Got a question? Got a comment? Great!! E-mail: email@example.com
PS. See the YouTube music video staring me, Grandpa Mike-e-e! with my granddaughter Becca in a supporting role at http://bitly.com/qALkrX
About Michael Greene (Grandpa Mike-e-e!)
Retailer, author, columnist, lecturer, composer and lyricist.
Came to US with immigrant parents in 1924 at the age of three.
Graduated high school at 16.
Managed a small bedding retail and manufacturing company at 18 in 1939.
Hired as Assistant to the VP of Purchasing (Sweets Corp. of America... approximately 500 employees) in 1940 at 19.
Drafted into US Army Signal Corp - Communications Personnel Div., Fort Monmouth.Tested and selected for Army Specialized Training Program, Rutgers University. Qualified for O.C.S. - Officer Candidate School and graduated as Second Lieutenant, Inventory/ Personnel Division in 1944 at 23.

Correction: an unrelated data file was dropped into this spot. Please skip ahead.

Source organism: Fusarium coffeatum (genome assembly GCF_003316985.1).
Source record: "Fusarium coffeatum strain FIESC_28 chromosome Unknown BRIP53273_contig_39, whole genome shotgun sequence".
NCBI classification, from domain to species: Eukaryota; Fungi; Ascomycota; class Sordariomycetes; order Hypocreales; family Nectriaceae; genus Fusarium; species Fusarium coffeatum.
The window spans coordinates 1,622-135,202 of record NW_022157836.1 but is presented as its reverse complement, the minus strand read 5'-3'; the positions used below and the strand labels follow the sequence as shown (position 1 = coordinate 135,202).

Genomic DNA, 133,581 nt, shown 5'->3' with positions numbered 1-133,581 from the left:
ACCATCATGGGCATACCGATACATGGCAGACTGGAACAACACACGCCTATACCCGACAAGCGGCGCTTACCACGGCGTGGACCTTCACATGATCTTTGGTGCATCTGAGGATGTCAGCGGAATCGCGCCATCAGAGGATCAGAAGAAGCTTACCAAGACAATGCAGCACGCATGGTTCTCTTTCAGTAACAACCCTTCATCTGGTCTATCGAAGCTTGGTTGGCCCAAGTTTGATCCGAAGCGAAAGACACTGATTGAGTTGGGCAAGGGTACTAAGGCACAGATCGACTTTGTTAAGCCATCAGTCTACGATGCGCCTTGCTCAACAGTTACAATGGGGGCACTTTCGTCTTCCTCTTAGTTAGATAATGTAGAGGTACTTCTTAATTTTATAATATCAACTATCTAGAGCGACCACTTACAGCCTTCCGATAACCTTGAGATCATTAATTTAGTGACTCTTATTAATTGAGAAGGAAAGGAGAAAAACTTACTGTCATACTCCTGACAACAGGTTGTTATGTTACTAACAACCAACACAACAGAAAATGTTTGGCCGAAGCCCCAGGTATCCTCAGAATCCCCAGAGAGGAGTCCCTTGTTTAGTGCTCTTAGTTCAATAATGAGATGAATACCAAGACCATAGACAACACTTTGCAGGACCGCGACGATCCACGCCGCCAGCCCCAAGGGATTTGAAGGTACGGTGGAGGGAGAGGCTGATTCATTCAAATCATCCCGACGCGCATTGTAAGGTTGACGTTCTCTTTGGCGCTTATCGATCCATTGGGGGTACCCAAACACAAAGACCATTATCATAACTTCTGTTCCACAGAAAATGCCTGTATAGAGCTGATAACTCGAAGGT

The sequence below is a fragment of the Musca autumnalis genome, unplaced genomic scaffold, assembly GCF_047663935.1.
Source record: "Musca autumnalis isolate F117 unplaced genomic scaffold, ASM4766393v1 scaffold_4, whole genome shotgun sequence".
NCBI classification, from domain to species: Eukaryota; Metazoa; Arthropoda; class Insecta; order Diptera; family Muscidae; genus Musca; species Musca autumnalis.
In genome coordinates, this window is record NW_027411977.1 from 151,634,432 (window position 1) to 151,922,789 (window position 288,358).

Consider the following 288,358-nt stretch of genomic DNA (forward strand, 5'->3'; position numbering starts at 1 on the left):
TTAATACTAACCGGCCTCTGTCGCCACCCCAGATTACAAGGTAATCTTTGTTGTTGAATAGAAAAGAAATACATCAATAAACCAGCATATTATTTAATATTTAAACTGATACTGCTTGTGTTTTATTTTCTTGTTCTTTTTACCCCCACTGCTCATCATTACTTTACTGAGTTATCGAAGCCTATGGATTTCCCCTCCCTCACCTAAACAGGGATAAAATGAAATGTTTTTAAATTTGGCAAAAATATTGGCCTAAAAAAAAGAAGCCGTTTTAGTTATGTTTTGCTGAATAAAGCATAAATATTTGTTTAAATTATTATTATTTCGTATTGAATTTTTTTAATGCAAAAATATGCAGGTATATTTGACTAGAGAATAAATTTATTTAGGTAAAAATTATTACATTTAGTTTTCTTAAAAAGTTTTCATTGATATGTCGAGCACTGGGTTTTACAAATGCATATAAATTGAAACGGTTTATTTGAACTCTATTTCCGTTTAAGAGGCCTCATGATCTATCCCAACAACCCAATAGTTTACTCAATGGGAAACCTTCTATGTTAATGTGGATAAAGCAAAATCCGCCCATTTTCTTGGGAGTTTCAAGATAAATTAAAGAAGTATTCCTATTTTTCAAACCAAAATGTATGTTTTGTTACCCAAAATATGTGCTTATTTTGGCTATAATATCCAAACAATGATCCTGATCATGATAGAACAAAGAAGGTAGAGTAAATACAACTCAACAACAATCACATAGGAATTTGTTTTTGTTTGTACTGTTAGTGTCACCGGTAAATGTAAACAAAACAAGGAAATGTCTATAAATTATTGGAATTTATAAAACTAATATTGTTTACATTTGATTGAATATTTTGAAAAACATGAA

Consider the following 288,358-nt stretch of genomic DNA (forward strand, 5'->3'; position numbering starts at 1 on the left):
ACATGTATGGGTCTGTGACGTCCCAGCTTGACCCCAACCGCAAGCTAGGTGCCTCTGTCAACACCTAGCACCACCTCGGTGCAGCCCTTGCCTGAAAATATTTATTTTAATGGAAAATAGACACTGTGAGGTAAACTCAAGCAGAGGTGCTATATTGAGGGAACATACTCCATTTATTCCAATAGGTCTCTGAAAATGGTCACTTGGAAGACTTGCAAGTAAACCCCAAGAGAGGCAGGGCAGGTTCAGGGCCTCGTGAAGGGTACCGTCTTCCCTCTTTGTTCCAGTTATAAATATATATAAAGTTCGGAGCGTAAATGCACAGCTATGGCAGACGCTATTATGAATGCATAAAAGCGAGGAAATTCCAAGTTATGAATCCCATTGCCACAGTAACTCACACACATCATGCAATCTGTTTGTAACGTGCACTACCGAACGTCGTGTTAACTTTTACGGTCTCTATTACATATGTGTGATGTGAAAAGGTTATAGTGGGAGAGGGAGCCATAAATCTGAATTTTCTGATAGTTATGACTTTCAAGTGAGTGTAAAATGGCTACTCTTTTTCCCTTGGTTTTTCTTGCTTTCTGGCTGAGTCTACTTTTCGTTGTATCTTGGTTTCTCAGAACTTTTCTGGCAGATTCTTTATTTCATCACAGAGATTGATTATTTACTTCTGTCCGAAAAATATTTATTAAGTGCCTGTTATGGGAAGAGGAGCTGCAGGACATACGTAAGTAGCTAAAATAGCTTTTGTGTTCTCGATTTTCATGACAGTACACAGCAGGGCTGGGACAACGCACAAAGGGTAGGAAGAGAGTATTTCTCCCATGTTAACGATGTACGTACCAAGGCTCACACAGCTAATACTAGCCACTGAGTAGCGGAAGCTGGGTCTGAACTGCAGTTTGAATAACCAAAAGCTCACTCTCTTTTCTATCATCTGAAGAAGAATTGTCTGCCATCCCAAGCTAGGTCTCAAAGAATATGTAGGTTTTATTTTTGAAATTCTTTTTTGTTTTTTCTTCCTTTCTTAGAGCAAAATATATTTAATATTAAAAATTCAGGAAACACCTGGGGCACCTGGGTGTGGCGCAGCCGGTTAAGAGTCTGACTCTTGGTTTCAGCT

Married his sweetheart, Anita, and he gives thanks to the Almighty that they are still sweethearts... after 73 years.
Rejoined Sweets Corp as Director of Personnel in 1945 at 24.
Joined his suddenly widowed sister as President of a small retail/ manufacturing company in 1946. Stayed on for 46 years managing the custom designing of over 20,000 childrens rooms and master bedroom beds.
Attended Hofstra University (evening program), and graduated in 1968 at age 47. Two of his kids followed right along at two other college campuses.
Applied for 30 day temporary columnist opening offered by the Reed Business Newspapers in NC and stayed on for 27 years. His retail columns were distributed everywhere from Brooklyn to Bangladesh, to Belgium to Beijing.